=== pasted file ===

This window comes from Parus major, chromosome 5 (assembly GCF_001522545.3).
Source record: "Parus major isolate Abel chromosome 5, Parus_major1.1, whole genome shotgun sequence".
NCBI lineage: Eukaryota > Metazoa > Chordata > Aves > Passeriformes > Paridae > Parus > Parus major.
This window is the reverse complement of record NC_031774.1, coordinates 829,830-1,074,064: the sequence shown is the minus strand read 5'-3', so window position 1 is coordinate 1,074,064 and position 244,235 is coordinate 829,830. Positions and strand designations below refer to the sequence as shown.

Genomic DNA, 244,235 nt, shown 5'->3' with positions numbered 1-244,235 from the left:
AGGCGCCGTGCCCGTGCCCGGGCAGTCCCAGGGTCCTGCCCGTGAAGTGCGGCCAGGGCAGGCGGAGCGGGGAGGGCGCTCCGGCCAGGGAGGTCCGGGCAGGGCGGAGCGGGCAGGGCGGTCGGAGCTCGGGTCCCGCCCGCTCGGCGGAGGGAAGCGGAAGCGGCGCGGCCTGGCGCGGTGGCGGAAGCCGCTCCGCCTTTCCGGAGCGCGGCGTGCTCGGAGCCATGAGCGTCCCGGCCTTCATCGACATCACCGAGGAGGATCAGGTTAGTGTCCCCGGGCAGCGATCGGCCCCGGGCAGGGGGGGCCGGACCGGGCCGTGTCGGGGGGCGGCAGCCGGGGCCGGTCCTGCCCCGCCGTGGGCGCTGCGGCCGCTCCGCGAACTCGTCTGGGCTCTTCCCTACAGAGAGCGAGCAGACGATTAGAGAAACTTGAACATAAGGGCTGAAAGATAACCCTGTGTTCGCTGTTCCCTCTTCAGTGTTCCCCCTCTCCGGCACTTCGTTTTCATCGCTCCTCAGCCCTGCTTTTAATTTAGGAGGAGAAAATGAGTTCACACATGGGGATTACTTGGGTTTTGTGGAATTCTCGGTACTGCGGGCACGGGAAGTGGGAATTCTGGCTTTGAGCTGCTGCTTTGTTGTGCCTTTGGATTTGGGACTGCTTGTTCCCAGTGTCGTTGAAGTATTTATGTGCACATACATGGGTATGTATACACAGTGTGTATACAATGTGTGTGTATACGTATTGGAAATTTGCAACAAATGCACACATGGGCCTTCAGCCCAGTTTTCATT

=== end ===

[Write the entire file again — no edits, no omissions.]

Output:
This window comes from Parus major, chromosome 5 (assembly GCF_001522545.3).
Source record: "Parus major isolate Abel chromosome 5, Parus_major1.1, whole genome shotgun sequence".
NCBI lineage: Eukaryota > Metazoa > Chordata > Aves > Passeriformes > Paridae > Parus > Parus major.
This window is the reverse complement of record NC_031774.1, coordinates 829,830-1,074,064: the sequence shown is the minus strand read 5'-3', so window position 1 is coordinate 1,074,064 and position 244,235 is coordinate 829,830. Positions and strand designations below refer to the sequence as shown.

Genomic DNA, 244,235 nt, shown 5'->3' with positions numbered 1-244,235 from the left:
AGGCGCCGTGCCCGTGCCCGGGCAGTCCCAGGGTCCTGCCCGTGAAGTGCGGCCAGGGCAGGCGGAGCGGGGAGGGCGCTCCGGCCAGGGAGGTCCGGGCAGGGCGGAGCGGGCAGGGCGGTCGGAGCTCGGGTCCCGCCCGCTCGGCGGAGGGAAGCGGAAGCGGCGCGGCCTGGCGCGGTGGCGGAAGCCGCTCCGCCTTTCCGGAGCGCGGCGTGCTCGGAGCCATGAGCGTCCCGGCCTTCATCGACATCACCGAGGAGGATCAGGTTAGTGTCCCCGGGCAGCGATCGGCCCCGGGCAGGGGGGGCCGGACCGGGCCGTGTCGGGGGGCGGCAGCCGGGGCCGGTCCTGCCCCGCCGTGGGCGCTGCGGCCGCTCCGCGAACTCGTCTGGGCTCTTCCCTACAGAGAGCGAGCAGACGATTAGAGAAACTTGAACATAAGGGCTGAAAGATAACCCTGTGTTCGCTGTTCCCTCTTCAGTGTTCCCCCTCTCCGGCACTTCGTTTTCATCGCTCCTCAGCCCTGCTTTTAATTTAGGAGGAGAAAATGAGTTCACACATGGGGATTACTTGGGTTTTGTGGAATTCTCGGTACTGCGGGCACGGGAAGTGGGAATTCTGGCTTTGAGCTGCTGCTTTGTTGTGCCTTTGGATTTGGGACTGCTTGTTCCCAGTGTCGTTGAAGTATTTATGTGCACATACATGGGTATGTATACACAGTGTGTATACAATGTGTGTGTATACGTATTGGAAATTTGCAACAAATGCACACATGGGCCTTCAGCCCAGTTTTCATT